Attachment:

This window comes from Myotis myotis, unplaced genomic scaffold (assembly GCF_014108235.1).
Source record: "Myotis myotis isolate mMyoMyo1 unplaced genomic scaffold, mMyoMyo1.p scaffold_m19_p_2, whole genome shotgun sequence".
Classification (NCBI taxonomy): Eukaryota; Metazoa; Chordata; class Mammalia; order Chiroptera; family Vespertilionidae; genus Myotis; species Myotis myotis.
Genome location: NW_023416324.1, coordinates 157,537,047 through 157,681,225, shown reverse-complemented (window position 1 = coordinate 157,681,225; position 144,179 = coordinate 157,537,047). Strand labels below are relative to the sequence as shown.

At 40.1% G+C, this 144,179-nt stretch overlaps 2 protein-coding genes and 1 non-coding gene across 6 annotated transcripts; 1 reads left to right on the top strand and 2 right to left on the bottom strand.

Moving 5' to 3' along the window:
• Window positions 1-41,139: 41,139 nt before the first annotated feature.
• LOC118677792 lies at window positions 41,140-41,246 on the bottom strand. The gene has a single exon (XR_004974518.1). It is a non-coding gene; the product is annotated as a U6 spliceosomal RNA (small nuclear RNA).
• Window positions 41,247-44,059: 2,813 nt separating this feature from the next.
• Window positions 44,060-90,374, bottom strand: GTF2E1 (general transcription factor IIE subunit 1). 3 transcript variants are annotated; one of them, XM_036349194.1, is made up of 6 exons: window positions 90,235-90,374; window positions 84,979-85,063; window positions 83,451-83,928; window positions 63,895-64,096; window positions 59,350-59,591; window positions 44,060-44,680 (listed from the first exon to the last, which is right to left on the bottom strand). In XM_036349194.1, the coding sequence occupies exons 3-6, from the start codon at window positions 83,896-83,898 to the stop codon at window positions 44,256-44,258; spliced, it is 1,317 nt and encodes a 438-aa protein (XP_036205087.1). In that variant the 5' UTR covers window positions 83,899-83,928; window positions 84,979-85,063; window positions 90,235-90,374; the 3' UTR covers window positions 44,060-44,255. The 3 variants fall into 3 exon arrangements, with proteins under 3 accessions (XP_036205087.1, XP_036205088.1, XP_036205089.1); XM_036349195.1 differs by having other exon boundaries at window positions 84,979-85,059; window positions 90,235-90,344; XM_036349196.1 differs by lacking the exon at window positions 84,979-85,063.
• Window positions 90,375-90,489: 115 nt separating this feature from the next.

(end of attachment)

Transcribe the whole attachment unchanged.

This window comes from Myotis myotis, unplaced genomic scaffold (assembly GCF_014108235.1).
Source record: "Myotis myotis isolate mMyoMyo1 unplaced genomic scaffold, mMyoMyo1.p scaffold_m19_p_2, whole genome shotgun sequence".
Classification (NCBI taxonomy): Eukaryota; Metazoa; Chordata; class Mammalia; order Chiroptera; family Vespertilionidae; genus Myotis; species Myotis myotis.
Genome location: NW_023416324.1, coordinates 157,537,047 through 157,681,225, shown reverse-complemented (window position 1 = coordinate 157,681,225; position 144,179 = coordinate 157,537,047). Strand labels below are relative to the sequence as shown.

At 40.1% G+C, this 144,179-nt stretch overlaps 2 protein-coding genes and 1 non-coding gene across 6 annotated transcripts; 1 reads left to right on the top strand and 2 right to left on the bottom strand.

Moving 5' to 3' along the window:
• Window positions 1-41,139: 41,139 nt before the first annotated feature.
• LOC118677792 lies at window positions 41,140-41,246 on the bottom strand. The gene has a single exon (XR_004974518.1). It is a non-coding gene; the product is annotated as a U6 spliceosomal RNA (small nuclear RNA).
• Window positions 41,247-44,059: 2,813 nt separating this feature from the next.
• Window positions 44,060-90,374, bottom strand: GTF2E1 (general transcription factor IIE subunit 1). 3 transcript variants are annotated; one of them, XM_036349194.1, is made up of 6 exons: window positions 90,235-90,374; window positions 84,979-85,063; window positions 83,451-83,928; window positions 63,895-64,096; window positions 59,350-59,591; window positions 44,060-44,680 (listed from the first exon to the last, which is right to left on the bottom strand). In XM_036349194.1, the coding sequence occupies exons 3-6, from the start codon at window positions 83,896-83,898 to the stop codon at window positions 44,256-44,258; spliced, it is 1,317 nt and encodes a 438-aa protein (XP_036205087.1). In that variant the 5' UTR covers window positions 83,899-83,928; window positions 84,979-85,063; window positions 90,235-90,374; the 3' UTR covers window positions 44,060-44,255. The 3 variants fall into 3 exon arrangements, with proteins under 3 accessions (XP_036205087.1, XP_036205088.1, XP_036205089.1); XM_036349195.1 differs by having other exon boundaries at window positions 84,979-85,059; window positions 90,235-90,344; XM_036349196.1 differs by lacking the exon at window positions 84,979-85,063.
• Window positions 90,375-90,489: 115 nt separating this feature from the next.